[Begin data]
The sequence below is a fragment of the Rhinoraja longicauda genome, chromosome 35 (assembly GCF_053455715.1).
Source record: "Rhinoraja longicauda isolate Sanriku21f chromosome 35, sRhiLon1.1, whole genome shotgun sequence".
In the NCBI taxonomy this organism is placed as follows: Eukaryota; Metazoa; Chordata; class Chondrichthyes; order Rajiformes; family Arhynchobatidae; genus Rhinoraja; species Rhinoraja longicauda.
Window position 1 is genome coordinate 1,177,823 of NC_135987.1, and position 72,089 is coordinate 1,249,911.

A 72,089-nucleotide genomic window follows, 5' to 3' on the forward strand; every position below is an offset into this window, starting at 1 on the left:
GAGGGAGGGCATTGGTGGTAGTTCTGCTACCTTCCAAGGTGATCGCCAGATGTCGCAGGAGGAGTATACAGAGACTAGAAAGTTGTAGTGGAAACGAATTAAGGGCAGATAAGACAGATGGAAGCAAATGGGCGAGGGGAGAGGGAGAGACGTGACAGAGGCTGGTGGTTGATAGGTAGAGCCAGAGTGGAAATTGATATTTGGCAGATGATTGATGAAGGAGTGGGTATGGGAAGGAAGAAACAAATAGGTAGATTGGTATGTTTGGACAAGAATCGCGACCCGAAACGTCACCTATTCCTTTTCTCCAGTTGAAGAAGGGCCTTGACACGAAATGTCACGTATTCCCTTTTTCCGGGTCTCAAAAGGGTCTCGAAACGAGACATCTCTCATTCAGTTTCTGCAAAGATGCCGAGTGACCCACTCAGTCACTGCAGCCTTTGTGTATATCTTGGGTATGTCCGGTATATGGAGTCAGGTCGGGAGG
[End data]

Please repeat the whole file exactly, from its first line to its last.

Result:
The sequence below is a fragment of the Rhinoraja longicauda genome, chromosome 35 (assembly GCF_053455715.1).
Source record: "Rhinoraja longicauda isolate Sanriku21f chromosome 35, sRhiLon1.1, whole genome shotgun sequence".
In the NCBI taxonomy this organism is placed as follows: Eukaryota; Metazoa; Chordata; class Chondrichthyes; order Rajiformes; family Arhynchobatidae; genus Rhinoraja; species Rhinoraja longicauda.
Window position 1 is genome coordinate 1,177,823 of NC_135987.1, and position 72,089 is coordinate 1,249,911.

A 72,089-nucleotide genomic window follows, 5' to 3' on the forward strand; every position below is an offset into this window, starting at 1 on the left:
GAGGGAGGGCATTGGTGGTAGTTCTGCTACCTTCCAAGGTGATCGCCAGATGTCGCAGGAGGAGTATACAGAGACTAGAAAGTTGTAGTGGAAACGAATTAAGGGCAGATAAGACAGATGGAAGCAAATGGGCGAGGGGAGAGGGAGAGACGTGACAGAGGCTGGTGGTTGATAGGTAGAGCCAGAGTGGAAATTGATATTTGGCAGATGATTGATGAAGGAGTGGGTATGGGAAGGAAGAAACAAATAGGTAGATTGGTATGTTTGGACAAGAATCGCGACCCGAAACGTCACCTATTCCTTTTCTCCAGTTGAAGAAGGGCCTTGACACGAAATGTCACGTATTCCCTTTTTCCGGGTCTCAAAAGGGTCTCGAAACGAGACATCTCTCATTCAGTTTCTGCAAAGATGCCGAGTGACCCACTCAGTCACTGCAGCCTTTGTGTATATCTTGGGTATGTCCGGTATATGGAGTCAGGTCGGGAGG